In addition to the disadvantages highlighted above for domestic investors, the financing of the project as a whole is also affected by the lack of mechanisms for minimum revenue guarantee (MRG), where the government guarantees to the partner investor a minimum level of revenues during a certain period, and foreign exchange guarantee. Profound uncertainties on these two mechanisms would inevitably place a higher burden on the financing of the North-South Expressway project. The MRG is a measure favoured not only by investors but also banks. It is always highly appreciated by banks when considering credit risks, especially in non-steady cash flow BOT projects such as transportation projects, whose cash flow depends on the uncertain amount of road user charges.
Currently, however, there is no official legal framework for MRG in Vietnam. MRG made an appearance in the second version of the public-private partnership (PPP) draft law this May, but it disappeared again in the latest version. The lack of MRG will certainly be a negative consideration for banks when viewing the credit risk of investors looking to invest in the North-South Expressway.
Nevertheless, a welcoming risk allocation mechanism known as “sharing revenue risks” has recently been introduced in the third and fourth versions (the latter is currently the latest edition of the PPP draft law, dated this month). Under Article 77 of the latest version, given that adjustment of price failed to ensure the necessary revenue to maintain production and business activities of the project, the government may share with investors 50 per cent of the negative gap between the actual revenue and the committed revenue in the contract. In exchange, the investors have to commit to sharing with the government 50 per cent of the increased gap in revenue. This mechanism is promising, but it is uncertain whether it would be adopted and whether investors for the North-South Expressway project may qualify under it.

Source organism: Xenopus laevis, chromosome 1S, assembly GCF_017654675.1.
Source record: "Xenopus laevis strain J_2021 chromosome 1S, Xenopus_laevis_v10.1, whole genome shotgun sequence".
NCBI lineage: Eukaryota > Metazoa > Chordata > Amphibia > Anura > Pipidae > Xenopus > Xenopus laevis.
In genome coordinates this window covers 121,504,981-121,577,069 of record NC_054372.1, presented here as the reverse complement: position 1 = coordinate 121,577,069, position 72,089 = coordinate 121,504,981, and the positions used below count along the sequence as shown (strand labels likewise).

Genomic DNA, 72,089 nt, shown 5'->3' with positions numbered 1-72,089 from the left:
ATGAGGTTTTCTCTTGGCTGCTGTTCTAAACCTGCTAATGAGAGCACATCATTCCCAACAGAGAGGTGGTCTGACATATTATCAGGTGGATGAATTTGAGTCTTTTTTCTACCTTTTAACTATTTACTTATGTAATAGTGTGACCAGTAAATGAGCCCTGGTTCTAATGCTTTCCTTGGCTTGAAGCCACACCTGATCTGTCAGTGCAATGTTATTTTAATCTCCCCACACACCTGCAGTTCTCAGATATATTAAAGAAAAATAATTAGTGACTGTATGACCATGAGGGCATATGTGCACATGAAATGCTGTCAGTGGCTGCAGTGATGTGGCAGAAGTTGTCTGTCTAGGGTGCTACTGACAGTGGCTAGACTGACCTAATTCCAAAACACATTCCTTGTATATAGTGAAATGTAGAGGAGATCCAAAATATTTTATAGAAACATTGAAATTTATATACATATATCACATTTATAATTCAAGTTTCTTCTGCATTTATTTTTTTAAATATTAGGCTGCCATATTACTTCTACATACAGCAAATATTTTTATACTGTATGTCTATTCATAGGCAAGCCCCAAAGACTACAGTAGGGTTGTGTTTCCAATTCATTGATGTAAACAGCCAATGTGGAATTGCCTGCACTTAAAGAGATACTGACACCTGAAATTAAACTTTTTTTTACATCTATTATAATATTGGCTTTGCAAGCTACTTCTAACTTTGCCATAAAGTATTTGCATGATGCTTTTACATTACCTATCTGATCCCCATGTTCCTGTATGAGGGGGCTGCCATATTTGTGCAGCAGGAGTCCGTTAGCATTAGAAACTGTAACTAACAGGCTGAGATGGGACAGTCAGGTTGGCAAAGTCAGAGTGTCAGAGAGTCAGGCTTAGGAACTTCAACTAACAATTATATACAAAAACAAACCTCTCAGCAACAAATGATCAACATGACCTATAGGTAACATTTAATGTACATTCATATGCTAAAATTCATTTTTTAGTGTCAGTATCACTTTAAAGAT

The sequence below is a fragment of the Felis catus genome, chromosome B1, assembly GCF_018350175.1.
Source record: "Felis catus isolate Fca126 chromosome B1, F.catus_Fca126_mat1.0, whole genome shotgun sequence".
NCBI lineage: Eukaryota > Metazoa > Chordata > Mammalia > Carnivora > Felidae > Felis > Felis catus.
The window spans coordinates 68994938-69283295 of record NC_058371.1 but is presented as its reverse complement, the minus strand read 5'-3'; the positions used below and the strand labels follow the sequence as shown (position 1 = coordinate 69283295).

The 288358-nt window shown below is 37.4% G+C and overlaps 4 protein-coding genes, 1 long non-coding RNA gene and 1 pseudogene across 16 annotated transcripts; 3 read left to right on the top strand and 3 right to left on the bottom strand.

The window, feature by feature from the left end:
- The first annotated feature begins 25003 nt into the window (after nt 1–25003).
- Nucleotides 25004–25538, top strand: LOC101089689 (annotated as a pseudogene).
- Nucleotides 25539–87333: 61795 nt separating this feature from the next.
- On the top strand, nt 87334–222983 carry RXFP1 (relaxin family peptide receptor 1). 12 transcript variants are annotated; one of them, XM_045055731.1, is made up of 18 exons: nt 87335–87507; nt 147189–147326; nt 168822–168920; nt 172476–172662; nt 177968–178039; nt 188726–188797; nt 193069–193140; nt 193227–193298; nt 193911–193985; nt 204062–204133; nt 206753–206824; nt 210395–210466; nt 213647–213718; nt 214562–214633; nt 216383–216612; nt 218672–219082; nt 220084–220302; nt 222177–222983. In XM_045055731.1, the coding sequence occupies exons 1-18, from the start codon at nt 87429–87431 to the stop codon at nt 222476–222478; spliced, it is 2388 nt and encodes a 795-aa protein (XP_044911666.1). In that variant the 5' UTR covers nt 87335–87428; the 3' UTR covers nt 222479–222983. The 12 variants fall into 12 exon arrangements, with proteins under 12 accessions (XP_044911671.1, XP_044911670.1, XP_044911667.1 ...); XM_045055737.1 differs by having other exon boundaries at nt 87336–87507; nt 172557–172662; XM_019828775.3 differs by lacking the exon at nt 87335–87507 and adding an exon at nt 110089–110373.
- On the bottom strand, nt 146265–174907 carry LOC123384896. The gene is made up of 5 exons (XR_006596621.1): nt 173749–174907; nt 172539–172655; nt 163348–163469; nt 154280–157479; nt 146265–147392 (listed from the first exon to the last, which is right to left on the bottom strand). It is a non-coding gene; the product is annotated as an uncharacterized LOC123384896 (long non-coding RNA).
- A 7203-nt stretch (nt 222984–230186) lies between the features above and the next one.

Second, the lack of guarantee on foreign currency convertibility also increases exchange rate risk – one of the foreign banks’ main concerns. Under stable economic conditions, the supply of foreign exchange is usually not a problem. However, if economic turmoil happens, currency convertibility is affected. The foreign exchange guarantee provides banks assurances that they would receive the repayment in their foreign currency. Nevertheless, there has yet to be any specific commitments concerning foreign currency convertibility. The latest version of the PPP draft law has provided a more specific framework, under which the government will guarantee up to 30 per cent of project revenue in VND to be convertible after subtracting the expenses in VND. However, applicability of such commitments to the North-South Expressway remains questionable.
Our analysis has shown the disadvantages of restricting international investors from bidding in the North-South Expressway project, as well as issues that may affect general financing as a whole. It is our view that international bidding should be preferred to the current domestic bidding being planned by the Ministry of Transport for the project.
As for the issues currently applicable to the financing as a whole, the MRG contemplated under the draft PPP law, if it takes effect, should be allowed for the investors in the North-South Expressway, as it would help immensely in securing the finance necessary for the scheme. It is not suggested that MRG be of widespread application but transportation projects, with its non-steady cash flow peculiarities, should be considered a prime application.
As for the exchange risks, we note that Vietnam is an exporting country with a strong foreign exchange supply, and thus there should be nothing to deter the implementation of mechanisms for granting foreign exchange. Accordingly, a foreign exchange reservation can be considered for these BOT transportation projects.